Researchers at the Universities of Cambridge and Edinburgh have shown that at least 3.9 million early deaths are being averted throughout the world every year by people being physically active. The study shows that too often we focus on the negative health results of poor levels of being physically active when we should be celebrating the positive benefits of being active.
All research into lifestyle factors such as poor diet, smoking, drinking alcohol and physical activity tends to focus on the harms these factors play in poor health. This helps create a narrative to try and prevent and reduce these behaviors.
The team believe there is value in trying to understand that behaviors that are healthy confer in order to argue for increasing and maintaining them. They decided to look instead at population activity levels and then estimate the health benefits of physical activity to society.
In the study, the team used a number of known as the Prevented Fraction for the Population. In this case, the proportion of deaths that were prevented due to people being more physically active.
They looked at previously published data for 168 countries on the proportion of the population meeting the World Health Organizations global recommendation of at least 150 minutes of moderate intensity aerobic activity throughout a week, or 75 minutes of vigorous intensity activity, or an equivalent combination of the two. The proportion of populations meeting the recommended level of physical activity varied quite substantially between countries. Kuwait showed a low of 33%, 64% for the United Kingdom, and a high of 94% for Mozambique.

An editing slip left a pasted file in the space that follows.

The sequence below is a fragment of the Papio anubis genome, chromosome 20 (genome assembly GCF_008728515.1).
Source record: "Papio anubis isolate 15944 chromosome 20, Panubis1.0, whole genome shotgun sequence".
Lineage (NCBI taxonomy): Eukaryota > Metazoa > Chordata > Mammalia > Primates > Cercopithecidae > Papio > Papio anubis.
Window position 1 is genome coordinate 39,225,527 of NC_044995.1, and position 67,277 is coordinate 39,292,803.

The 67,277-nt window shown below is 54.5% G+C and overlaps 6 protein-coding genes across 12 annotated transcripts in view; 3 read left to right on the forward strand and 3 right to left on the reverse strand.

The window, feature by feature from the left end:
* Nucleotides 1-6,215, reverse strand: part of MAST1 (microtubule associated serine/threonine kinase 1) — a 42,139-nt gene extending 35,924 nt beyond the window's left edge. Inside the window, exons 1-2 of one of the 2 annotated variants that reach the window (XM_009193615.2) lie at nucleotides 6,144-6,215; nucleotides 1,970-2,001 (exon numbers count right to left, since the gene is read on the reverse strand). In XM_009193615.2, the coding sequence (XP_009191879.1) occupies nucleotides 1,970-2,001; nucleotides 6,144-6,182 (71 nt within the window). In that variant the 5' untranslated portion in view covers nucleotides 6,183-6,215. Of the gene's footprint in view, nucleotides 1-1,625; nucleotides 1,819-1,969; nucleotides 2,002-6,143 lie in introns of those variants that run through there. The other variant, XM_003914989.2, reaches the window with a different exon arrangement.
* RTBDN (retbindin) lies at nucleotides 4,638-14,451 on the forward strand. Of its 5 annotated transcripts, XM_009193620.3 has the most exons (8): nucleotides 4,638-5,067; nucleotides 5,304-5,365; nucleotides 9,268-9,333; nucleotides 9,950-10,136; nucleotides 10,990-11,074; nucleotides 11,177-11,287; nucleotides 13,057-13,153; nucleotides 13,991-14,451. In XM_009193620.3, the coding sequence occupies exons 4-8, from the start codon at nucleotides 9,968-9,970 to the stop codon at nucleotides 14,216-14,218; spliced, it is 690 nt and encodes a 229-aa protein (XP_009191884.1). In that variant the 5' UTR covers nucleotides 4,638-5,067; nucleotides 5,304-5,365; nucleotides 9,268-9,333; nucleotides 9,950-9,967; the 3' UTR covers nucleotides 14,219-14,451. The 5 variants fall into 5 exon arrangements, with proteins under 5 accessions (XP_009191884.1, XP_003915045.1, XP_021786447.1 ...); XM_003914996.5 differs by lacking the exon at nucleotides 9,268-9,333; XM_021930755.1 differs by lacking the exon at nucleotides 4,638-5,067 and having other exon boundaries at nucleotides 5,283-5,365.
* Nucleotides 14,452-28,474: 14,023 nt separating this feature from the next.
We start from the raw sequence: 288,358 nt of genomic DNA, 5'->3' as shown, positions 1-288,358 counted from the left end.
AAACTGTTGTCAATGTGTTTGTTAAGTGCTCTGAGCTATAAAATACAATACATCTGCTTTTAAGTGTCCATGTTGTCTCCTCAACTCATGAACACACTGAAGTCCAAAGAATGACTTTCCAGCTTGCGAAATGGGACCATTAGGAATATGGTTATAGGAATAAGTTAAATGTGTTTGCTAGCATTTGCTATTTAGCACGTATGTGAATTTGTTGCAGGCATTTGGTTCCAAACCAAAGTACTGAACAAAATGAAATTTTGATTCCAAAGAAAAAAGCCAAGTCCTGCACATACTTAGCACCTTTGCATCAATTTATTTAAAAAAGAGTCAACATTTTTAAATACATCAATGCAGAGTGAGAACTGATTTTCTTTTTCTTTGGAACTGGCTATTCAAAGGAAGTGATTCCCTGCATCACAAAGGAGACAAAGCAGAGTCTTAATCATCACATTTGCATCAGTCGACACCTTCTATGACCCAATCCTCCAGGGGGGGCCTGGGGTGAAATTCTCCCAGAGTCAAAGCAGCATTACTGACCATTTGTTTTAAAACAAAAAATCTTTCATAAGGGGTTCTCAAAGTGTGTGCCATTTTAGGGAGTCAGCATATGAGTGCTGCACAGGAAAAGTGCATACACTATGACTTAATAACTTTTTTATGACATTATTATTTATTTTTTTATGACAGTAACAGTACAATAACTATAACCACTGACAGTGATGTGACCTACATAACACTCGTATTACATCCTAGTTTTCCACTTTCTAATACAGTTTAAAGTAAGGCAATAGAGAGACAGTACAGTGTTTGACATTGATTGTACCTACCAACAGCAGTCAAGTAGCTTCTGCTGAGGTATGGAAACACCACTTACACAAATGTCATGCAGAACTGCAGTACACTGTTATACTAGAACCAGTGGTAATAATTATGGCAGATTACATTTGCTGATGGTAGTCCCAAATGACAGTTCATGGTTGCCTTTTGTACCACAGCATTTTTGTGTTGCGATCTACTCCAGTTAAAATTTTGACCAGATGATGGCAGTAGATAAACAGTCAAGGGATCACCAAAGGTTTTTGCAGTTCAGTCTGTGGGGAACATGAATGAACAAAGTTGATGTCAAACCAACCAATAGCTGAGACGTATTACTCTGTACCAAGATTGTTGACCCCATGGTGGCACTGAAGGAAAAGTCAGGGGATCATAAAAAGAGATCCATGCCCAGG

Through combining the data with estimates of the relative risk of dying early for people who were active compared to inactive people, the team were able to estimate the proportion of premature deaths that were prevented due to people being physically active.
They discovered that globally, due to physical activity the number of premature deaths was an average of 15% lower than it would have been – 16% for men and 14% for women. This equates to approximately 3.9 millions lives saved each year.
Despite the considerable variation in physical activity levels between the countries, the positive contribution of physical activity was remarkably consistent across the world. There was a broad trend towards a greater proportion of premature deaths averted for middle and low income countries. In the low income countries, an average of 18% of premature deaths were averted compared to 14% for the higher income countries.
In the United States, 140,200 premature deaths were prevented annually and in the United Kingdom 26,600.
Health experts will often times frame the debate in terms of the number of early deaths due to the lack of physical activity which estimates that 3.2 million die prematurely every year. The researchers however, say that through showing how many deaths are averted, it may also be possible to frame the debate in a positive manner which could have benefits to policy, advocacy and population messaging.
By focusing on the number of lives saved rather than looking at the downsides of not getting enough physical activity, we can tell a good news story of what is already being achieved. This tells us how much good is being accomplished and helps us become more aware of how much benefit physical activity is already providing. This leads to finding ways to be even better by increasing physical activity levels further.
While there is a risk of complacency, people wondering why we need to invest more when it’s already providing benefit, gives the team hope that their hope findings will encourage local authorities and governments to protect and maintain services even in challenging economic climates.
To view the original scientific study click below